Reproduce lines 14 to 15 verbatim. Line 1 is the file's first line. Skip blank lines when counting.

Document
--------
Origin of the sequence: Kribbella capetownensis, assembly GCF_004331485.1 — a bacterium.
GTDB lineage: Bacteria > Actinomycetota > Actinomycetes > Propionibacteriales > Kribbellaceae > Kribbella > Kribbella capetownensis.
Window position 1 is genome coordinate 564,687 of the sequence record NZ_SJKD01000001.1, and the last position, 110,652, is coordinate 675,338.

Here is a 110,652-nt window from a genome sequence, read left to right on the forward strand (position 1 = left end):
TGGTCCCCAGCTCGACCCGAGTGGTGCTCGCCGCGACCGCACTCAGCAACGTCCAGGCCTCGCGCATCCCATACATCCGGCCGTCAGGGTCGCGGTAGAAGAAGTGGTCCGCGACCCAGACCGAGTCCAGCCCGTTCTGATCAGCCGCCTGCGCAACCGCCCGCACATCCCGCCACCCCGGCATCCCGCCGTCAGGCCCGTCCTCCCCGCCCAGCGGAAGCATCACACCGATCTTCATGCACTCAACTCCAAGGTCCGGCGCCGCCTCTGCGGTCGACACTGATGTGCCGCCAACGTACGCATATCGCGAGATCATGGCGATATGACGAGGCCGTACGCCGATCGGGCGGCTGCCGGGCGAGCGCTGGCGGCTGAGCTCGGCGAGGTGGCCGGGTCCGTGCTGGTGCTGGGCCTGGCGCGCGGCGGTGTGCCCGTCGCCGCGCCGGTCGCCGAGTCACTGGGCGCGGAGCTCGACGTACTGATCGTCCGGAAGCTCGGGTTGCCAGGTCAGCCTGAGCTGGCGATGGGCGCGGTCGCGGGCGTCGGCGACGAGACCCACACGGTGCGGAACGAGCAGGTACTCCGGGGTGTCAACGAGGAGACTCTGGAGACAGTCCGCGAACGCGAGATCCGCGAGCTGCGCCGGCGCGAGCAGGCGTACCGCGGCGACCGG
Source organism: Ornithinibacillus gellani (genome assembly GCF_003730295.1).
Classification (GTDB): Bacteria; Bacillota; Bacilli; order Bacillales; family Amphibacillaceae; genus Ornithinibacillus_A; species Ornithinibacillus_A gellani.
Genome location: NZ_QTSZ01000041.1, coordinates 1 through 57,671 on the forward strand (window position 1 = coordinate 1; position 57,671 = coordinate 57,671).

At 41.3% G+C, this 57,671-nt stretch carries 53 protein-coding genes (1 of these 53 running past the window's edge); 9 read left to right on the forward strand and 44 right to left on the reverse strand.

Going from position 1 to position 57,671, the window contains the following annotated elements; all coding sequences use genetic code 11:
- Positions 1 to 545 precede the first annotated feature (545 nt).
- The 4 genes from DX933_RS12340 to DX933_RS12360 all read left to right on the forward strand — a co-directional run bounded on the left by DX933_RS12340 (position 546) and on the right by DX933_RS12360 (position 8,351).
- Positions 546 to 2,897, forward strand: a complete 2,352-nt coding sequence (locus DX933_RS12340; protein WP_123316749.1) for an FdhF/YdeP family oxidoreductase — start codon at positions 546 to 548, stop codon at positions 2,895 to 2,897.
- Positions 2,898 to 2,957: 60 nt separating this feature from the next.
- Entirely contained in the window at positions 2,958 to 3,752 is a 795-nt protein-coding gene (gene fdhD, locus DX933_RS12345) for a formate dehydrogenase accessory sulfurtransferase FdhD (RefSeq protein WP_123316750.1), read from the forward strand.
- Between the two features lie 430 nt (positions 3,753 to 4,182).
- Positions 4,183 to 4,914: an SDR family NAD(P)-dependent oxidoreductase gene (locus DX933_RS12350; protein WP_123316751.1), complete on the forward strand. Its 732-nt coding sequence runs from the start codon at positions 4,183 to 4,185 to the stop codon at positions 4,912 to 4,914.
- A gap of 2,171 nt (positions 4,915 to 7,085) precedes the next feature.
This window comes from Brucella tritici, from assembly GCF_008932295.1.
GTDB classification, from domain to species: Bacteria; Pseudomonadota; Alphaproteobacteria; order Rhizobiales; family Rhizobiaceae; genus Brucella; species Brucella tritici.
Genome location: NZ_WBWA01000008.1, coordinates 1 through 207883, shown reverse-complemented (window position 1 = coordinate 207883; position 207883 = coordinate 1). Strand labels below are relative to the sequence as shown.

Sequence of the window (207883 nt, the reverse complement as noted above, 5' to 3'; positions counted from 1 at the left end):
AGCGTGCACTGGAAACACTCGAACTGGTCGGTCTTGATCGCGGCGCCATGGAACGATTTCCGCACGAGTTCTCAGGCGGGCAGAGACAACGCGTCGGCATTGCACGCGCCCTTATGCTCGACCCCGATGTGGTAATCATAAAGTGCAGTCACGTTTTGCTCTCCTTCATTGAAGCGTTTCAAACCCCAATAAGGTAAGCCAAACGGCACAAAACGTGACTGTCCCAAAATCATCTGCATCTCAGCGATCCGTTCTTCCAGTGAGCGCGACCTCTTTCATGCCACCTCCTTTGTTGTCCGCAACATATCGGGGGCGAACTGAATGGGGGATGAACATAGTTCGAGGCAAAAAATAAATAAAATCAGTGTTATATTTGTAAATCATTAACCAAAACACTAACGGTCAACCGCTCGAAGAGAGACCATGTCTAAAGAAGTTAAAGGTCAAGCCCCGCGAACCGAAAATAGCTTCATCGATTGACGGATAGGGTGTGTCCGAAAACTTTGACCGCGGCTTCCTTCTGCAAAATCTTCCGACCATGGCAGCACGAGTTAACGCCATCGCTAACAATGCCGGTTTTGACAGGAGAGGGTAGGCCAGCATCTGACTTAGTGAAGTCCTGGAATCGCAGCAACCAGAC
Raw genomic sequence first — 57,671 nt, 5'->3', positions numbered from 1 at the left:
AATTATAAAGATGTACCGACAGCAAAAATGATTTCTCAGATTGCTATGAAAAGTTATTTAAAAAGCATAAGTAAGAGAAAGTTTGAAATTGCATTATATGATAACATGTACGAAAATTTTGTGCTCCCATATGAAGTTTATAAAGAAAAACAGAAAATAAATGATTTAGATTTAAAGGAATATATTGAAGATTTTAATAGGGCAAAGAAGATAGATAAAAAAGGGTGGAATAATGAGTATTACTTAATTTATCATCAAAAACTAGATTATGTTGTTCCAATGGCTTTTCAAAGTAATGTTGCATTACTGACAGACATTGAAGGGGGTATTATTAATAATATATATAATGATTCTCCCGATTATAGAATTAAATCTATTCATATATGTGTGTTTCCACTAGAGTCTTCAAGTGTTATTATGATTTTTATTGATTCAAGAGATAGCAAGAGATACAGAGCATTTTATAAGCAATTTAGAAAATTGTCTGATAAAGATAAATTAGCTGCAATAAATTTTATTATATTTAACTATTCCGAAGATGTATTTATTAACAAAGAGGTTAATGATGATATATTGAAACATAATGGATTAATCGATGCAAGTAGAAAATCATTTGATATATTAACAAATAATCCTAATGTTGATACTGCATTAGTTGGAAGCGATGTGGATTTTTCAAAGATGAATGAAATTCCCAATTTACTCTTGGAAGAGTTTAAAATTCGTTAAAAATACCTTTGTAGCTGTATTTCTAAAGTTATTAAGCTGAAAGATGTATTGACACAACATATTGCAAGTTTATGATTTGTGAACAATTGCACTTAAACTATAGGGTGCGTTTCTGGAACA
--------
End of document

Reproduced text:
- Positions 2,898 to 2,957: 60 nt separating this feature from the next.
- Entirely contained in the window at positions 2,958 to 3,752 is a 795-nt protein-coding gene (gene fdhD, locus DX933_RS12345) for a formate dehydrogenase accessory sulfurtransferase FdhD (RefSeq protein WP_123316750.1), read from the forward strand.